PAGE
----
BlackFriday

What A Nobel Laureate Can Teach Us About Trading

Boris Schlossberg

Almost anyone who trades knows about the Sharpe ratio. It’s a measure of risk earned in excess of the risk-free rate per unit of volatility. The formula basically tries to answer the question -- how much risk did you assume in order to achieve that return. Now in our YOLO world where only the end result matters, one might ask -- who cares? Nevertheless, the Sharpe ratio is a useful tool to see if basically, you are one trade away from total ruin and every single money manager and trader on Wall Street must submit to its measurement before having any capital allocated to them.

The man who invented the Sharpe ratio, William Sharpe, is a Nobel prize-winning economist who is now retired, but he has not stopped putting his creative mind to solving investment problems. His latest project is what he calls the ‘Nastiest, Hardest Problem’ in Retirement, namely, how do you make sure your money will last your lifetime.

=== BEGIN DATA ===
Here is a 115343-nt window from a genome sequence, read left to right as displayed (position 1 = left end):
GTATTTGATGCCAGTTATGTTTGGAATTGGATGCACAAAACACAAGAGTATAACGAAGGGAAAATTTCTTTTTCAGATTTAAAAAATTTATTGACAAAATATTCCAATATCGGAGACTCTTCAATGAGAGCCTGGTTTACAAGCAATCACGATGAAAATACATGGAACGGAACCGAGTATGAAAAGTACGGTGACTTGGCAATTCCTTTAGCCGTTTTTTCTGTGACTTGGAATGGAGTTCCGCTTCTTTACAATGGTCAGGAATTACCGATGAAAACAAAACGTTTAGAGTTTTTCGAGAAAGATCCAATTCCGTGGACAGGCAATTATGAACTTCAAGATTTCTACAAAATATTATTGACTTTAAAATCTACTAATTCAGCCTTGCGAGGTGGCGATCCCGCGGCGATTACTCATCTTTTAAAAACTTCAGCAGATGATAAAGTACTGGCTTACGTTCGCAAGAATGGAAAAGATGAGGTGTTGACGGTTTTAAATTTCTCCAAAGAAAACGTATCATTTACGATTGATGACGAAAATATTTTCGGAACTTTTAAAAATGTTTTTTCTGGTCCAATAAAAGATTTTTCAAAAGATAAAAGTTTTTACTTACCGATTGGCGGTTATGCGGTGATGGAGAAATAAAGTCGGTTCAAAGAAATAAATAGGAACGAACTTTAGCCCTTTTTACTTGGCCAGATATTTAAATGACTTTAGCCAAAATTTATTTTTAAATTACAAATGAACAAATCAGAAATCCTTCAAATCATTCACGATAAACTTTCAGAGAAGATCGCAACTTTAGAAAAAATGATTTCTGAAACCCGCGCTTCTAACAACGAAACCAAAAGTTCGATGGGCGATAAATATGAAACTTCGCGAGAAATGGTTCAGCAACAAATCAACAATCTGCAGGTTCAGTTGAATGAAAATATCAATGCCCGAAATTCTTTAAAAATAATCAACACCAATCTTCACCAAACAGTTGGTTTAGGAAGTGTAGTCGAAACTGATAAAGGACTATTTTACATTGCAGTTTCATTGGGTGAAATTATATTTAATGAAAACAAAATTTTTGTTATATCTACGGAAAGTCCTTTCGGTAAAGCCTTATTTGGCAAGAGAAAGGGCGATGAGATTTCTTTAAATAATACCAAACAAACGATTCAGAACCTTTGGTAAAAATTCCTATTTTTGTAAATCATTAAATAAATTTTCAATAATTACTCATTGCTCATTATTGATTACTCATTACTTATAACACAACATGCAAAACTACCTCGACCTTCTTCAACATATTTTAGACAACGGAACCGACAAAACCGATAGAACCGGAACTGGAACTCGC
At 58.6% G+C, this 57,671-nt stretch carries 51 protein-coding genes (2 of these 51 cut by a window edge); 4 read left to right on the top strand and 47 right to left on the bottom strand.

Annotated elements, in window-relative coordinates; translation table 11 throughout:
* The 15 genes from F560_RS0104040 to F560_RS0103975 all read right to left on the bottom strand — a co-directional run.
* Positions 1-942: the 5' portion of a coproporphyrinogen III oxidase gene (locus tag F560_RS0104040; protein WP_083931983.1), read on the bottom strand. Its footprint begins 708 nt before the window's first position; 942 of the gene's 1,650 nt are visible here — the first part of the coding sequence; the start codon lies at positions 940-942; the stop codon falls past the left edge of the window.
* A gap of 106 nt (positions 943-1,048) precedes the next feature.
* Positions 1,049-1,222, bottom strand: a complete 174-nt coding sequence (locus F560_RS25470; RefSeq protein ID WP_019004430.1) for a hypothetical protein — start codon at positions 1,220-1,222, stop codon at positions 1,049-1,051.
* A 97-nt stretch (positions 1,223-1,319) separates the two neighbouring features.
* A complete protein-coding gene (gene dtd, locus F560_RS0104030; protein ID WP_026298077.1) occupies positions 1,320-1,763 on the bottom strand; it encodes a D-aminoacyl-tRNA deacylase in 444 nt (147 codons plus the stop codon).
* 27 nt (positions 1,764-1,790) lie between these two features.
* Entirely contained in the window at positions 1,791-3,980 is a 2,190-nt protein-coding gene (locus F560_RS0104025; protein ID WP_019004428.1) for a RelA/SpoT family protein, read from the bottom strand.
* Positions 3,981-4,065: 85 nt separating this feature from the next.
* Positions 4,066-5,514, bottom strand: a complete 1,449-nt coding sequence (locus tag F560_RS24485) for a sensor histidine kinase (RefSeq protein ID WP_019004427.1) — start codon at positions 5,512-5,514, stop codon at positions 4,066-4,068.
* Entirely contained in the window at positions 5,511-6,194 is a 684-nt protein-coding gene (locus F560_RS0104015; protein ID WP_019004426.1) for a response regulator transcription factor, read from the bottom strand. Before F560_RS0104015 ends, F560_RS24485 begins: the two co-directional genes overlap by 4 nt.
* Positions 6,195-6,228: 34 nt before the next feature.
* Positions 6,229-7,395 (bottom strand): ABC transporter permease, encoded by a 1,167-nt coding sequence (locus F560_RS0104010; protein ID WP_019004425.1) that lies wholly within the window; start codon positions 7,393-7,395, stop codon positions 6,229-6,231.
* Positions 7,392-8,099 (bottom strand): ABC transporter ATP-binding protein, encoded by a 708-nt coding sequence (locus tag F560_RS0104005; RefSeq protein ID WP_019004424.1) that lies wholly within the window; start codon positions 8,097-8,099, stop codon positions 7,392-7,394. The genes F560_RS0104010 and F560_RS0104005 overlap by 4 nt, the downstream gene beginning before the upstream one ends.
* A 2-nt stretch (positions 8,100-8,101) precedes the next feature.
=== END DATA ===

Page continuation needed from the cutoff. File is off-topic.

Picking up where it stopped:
We live at an interesting time in history where the human lifespan in the OECD world has been extended by 150% while working years have basically remained static. This has created what in finance is known as a liability mismatch. Retirement assets are simply not elastic enough to sustain the new longevity The problem is massively aggravated by the volatility of equity returns. Imagine you’ve been investing diligently for 10 years and have built up a nice portfolio of 1M dollars off a total capital contribution of $500,000. Then in a span of 3 months, all those profits disappear and your original stake is now worth only $400,000. Ten years of wealth-building down the drain in less than a quarter. That’s what happened to investors in 2008.